AIDS: Acquired Immune Deficiency Syndrome; AOR: Adjusted Odd Ratio; ART: Anti-Retroviral Therapy; BMI: Body Mass Index;CD4:Cluster of Differentiation 4;CEM: Chronic Energy Malnutrition; COR: Crude Odd Ratio; EDHS: Ethiopian Demographic and Health Survey; FMOH: Federal Ministry of Health; FANTA: Food and Nutrition technical Assistance; FAO: Food and Agriculture Organization; HIV: Human Immunodeficiency Virus; KG: Kilogram; HT: Height; NEMMH: Nigest Eleni Mohammed Memorial hospital; OI: Opportunistic Infection; PLWHA: People Living With HIV/AIDS; RUTF: Ready to Use Therapeutic Food; SNNPR: South Nation Nationality Peoples Region; WHO: World Health Organization

Introduction

The Human Immunodeficiency Virus pandemic remains to have a prominent global impact, particularly among the world's resource- limited settings. According to Global AIDS Progress Report of 2014, approximately 36.9 million people were living with HIV and AIDS. In sub-Saharan Africa, there were 24.7 million people living with HIV and 1.1 million people died of AIDS-related causes in 2013 [1,2]. The prevalence of HIV was 1.5 percent among adults age 15-49 in Ethiopia based on Demographic and Health Survey of 2011 [3].

HIV specifically affects nutritional status by increasing energy requirements, reducing food intake, and adversely affecting nutrient absorption and metabolism. Asymptomatic and symptomatic adults have energy requirements increases by 10% and 30% respectively to maintain body weight and physical activity [4,5].

The latest available estimates indicate that about 795 million people in the world were undernourished. In Sub Saharan Africa including Ethiopia about 23.2%individuals were undernourished [6]. In Ethiopia the number of People Living with HIV (PLHIV) ever enrolled on ART increases significantly, currently, 871,334 PLHIV enrolled on ART [7].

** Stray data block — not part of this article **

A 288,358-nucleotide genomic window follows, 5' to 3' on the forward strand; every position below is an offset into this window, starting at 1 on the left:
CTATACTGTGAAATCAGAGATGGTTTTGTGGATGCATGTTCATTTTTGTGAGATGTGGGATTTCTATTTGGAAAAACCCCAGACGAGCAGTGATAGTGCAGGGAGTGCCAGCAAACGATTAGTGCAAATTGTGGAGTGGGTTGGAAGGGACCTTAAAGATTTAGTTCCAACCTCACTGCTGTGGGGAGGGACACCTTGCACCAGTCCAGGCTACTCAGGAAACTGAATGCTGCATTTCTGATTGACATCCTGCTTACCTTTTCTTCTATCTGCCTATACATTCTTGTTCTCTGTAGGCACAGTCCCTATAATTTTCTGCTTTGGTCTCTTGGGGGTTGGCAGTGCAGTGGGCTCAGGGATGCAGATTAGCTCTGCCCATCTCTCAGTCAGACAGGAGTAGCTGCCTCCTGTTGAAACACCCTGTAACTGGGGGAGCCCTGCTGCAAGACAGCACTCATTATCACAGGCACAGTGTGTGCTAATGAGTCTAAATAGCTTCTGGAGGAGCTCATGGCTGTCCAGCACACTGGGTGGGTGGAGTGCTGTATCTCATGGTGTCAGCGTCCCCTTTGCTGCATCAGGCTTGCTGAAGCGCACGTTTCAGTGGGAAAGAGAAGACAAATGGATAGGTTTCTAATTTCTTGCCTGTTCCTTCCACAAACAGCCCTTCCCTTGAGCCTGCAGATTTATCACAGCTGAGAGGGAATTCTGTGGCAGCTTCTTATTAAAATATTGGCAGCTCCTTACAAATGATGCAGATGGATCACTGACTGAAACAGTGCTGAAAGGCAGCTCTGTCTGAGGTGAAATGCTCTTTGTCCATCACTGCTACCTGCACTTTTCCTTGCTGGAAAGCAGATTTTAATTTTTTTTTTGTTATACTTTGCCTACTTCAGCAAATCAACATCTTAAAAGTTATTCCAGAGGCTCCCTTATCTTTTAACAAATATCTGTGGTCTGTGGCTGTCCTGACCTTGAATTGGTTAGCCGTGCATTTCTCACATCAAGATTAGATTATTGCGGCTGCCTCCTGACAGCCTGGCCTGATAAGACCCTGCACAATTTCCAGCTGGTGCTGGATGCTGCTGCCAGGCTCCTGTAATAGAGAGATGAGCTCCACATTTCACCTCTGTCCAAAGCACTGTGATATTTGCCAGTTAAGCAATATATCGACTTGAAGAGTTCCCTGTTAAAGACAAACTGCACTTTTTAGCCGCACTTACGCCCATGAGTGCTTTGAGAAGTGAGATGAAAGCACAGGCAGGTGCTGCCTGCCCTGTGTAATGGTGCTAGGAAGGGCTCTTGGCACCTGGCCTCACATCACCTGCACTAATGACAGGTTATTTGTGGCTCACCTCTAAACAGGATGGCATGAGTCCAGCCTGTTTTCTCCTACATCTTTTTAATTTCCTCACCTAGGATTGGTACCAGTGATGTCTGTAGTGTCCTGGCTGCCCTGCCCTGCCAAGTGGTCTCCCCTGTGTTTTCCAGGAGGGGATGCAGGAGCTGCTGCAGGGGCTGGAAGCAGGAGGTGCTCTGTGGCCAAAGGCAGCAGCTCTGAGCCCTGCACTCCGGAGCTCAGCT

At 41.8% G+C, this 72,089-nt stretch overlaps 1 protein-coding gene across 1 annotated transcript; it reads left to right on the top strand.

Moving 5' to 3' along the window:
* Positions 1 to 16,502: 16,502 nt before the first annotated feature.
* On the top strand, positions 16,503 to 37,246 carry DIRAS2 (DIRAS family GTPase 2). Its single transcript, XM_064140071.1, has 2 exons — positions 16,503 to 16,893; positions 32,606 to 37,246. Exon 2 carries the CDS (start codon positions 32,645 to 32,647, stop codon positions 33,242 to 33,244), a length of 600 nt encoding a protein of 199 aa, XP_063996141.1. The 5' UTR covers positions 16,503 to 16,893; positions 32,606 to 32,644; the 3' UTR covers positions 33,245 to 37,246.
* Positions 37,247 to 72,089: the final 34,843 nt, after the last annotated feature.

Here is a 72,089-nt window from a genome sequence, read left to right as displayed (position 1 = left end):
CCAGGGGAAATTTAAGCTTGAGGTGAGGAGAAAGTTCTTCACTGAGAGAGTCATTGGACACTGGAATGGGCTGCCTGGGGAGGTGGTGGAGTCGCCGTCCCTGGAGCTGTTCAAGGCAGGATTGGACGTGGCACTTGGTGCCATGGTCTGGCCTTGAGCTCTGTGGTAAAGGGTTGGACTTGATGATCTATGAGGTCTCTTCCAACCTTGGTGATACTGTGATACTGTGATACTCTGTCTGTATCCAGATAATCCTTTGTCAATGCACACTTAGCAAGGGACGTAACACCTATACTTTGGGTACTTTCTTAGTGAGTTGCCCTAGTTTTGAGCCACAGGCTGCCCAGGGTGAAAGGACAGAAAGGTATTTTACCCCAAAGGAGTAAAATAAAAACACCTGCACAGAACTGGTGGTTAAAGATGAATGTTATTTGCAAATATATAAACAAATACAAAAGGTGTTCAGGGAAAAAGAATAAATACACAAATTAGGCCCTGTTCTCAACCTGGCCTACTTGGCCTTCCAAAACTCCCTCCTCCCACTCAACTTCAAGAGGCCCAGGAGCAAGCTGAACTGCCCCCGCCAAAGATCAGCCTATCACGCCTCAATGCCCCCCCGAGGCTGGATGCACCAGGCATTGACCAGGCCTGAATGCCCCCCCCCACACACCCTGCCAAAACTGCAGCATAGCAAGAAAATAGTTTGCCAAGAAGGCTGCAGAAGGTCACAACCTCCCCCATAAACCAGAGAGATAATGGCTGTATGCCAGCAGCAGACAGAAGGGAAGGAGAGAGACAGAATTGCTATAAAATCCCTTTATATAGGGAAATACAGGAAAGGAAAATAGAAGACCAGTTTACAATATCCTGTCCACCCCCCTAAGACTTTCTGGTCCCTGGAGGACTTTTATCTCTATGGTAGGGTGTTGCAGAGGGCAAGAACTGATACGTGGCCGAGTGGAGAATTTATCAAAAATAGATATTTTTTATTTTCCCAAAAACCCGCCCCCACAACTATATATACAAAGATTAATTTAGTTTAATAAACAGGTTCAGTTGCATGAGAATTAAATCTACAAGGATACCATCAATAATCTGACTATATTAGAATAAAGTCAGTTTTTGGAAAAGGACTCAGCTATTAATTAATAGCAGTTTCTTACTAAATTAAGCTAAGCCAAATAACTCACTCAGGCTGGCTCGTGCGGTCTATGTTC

Malnutrition and HIV/AIDS compound one another. People Living with HIV and AIDS (PLWHA) are more likely to become malnourished due to reduced food intake resulting from appetite loss and difficulty eating, possibly as a result of infections, side effects of medication, or depression. Poor absorption of nutrients that may be the result recurrent/chronic diarrhea and HIV-caused intestinal cell damage. And then the will develop malnutrition again it contributes to immune impairment, making the body vulnerable to frequent illnesses [8-10].

Antiretroviral therapy is critical to suppression of viral replication, reduced destruction of CD4 cells, prevention of viral resistance, promotion of immune reconstitution, and slowed disease progressions [11-13]. Nutrient intake can improve antiretroviral absorption and tolerance. Poor nutritional status in PLHIV speeds the disease progression increases morbidity, and reduces survival time. Good nutrition for PLHIV has been proven to increase resistance to infection, help PLHIV maintain weight, improve drug compliance and drug efficacy [14-16].

Despite there are a growing number of ART users in Ethiopia, nutritional care and support get insufficient attention to the success of treatment and also there is little evidence against to the nutritional condition of peoples' living HIV and AIDS those who are enrolled in ART care in the study area. The results of this study will also serve as baseline data onto program managers and decision makers to design nutritional intervention. Therefore this study aimed to assess the undernutrition status and its determinants among adult HIV/AIDS Clients enrolled on ART at Nigest Elleni Mohammed Memorial Hospital in Hosanna Town, Southern Ethiopia.

Materials and Methods

Study area and period

The study was carried out in Nigest Elleni Mohammed Memorial Hospital in Hosanna town the capital city of Hadiya Zone SNNPR State situated 196 Km from Hawassa and 232 Km from Addis Ababa. The Hospital was built in 1984 GC and it is serving 3.5 million people from different zones with 110 beds. A total of 882 adult HIV/AIDS patients have been enrolled at Nigest Elleni Mohammed Memorial Hospital ART care. We have completed the study from November 01 to June 14, 2016.